Artists’ earnings and labour market behaviour have been studies for a long time in cultural economics. The research has mainly been concentrated around artists’ income conditions, how artists behave on the labour market and structural conditions in this particular labour market. The important questions are, is the artists’ labour market different from other labour market? How is it different? Why is it different? The chapter focuses on important topics, such as: the definition of artists, the low average income and skewed income distribution, the work-preference model, the superstar model, the role of education and the excess supply of artists. Finally, policy measures concerning artists’ labour markets are discussed.
Victor Ginsburgh and Clare McAndrew
The artist’s resale right (ARR) is the right enjoyed by the creator of an original work of art and their heirs to an economic interest in the resale of their work in the secondary market. A uniform system of ARR was introduced in the European Union (EU) in 2006 to address a perceived competitive distortion within the internal art market caused by the uneven application of the right and its non-application in some member states. Despite emotive arguments in its favour, objective analyses of the economic consequences of the right show that it is inefficient and does little to help artists most in need of support. The ARR can not only worsen the position for the contemporary artist, but could also have a detrimental effect on international art trade for the states in which it is introduced. Auction data from 2002 to 2018 shows the ARR has been ineffective at levelling the competitive playing field within the EU or redistributing sales, but has potentially been a factor contributing to the decline of the EU’s global share. It also shows that the right is severely anti-redistributive, with over 95 per cent of the royalties accruing to the top 50 artists in each country analysed.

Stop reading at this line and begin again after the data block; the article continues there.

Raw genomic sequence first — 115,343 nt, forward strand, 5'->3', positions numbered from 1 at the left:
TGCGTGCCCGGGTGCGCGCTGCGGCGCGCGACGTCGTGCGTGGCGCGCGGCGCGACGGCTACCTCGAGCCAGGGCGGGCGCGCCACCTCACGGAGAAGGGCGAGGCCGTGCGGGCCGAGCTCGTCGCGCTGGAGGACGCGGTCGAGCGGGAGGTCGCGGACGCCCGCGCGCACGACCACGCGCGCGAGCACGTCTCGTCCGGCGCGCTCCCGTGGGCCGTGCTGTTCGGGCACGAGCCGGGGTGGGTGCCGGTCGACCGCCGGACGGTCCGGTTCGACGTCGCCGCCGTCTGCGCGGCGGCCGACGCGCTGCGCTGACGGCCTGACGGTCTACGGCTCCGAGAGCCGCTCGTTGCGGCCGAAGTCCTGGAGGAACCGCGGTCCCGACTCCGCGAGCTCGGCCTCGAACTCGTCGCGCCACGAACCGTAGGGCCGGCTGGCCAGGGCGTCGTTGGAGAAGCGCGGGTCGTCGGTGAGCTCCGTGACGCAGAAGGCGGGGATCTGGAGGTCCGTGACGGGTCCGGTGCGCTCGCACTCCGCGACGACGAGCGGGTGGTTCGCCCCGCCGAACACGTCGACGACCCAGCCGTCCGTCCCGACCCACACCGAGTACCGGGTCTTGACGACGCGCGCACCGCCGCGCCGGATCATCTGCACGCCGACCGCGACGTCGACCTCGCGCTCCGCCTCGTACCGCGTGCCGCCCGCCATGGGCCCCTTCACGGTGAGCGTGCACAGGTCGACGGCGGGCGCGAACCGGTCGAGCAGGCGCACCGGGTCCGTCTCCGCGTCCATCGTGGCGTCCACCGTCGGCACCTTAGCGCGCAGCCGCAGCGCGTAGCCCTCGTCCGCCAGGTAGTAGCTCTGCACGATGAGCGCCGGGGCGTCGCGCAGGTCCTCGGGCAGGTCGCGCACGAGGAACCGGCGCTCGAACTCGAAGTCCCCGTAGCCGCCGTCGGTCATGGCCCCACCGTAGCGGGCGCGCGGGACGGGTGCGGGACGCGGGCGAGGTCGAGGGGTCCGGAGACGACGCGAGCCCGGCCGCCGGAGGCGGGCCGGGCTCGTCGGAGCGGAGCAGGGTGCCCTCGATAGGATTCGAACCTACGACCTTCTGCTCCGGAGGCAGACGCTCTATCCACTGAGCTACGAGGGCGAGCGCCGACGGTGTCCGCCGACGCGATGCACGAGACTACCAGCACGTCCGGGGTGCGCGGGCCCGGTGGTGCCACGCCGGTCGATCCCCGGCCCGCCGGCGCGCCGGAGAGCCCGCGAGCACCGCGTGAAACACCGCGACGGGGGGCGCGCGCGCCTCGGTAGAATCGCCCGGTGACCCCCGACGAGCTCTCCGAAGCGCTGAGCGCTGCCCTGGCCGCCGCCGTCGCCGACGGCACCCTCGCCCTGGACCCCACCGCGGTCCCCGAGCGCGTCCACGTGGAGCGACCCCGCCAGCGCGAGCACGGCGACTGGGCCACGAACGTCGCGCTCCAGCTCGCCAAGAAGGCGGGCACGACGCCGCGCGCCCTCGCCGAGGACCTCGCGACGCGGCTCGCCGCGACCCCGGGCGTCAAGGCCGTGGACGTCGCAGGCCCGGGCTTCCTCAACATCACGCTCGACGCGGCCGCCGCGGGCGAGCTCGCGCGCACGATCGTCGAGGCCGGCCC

This chapter considers various legal rights held by artists, including protections for freedom of expression, copyright and fair use, moral rights and droit de suite. The economic approach is adopted, which looks to the efficiency properties of the allocation of rights, and to their protection through property, liability and inalienability rules, and policy considerations.
Radio and television have been important features of modern life. For the twentieth century, these mass media transmitted information and entertainment electronically, complemented by print media and cinema. This all continues, but the digital revolution is changing the landscape substantially. New information and entertainment pathways have expanded the choices of users, but the process also thereby creates new challenges. This chapter examines the economics of traditional broadcasting, the changes being wrought by new technology, and the changing policy settings being obliged by these changes. It discusses the distinctive features of the broadcasting sector and the implications for policy settings through law and regulation, and through public broadcasting and finance. The difference that is made to the sector when online platforms transmit information and entertainment too, and what this means for the associated policy settings, completes the analysis of the chapter.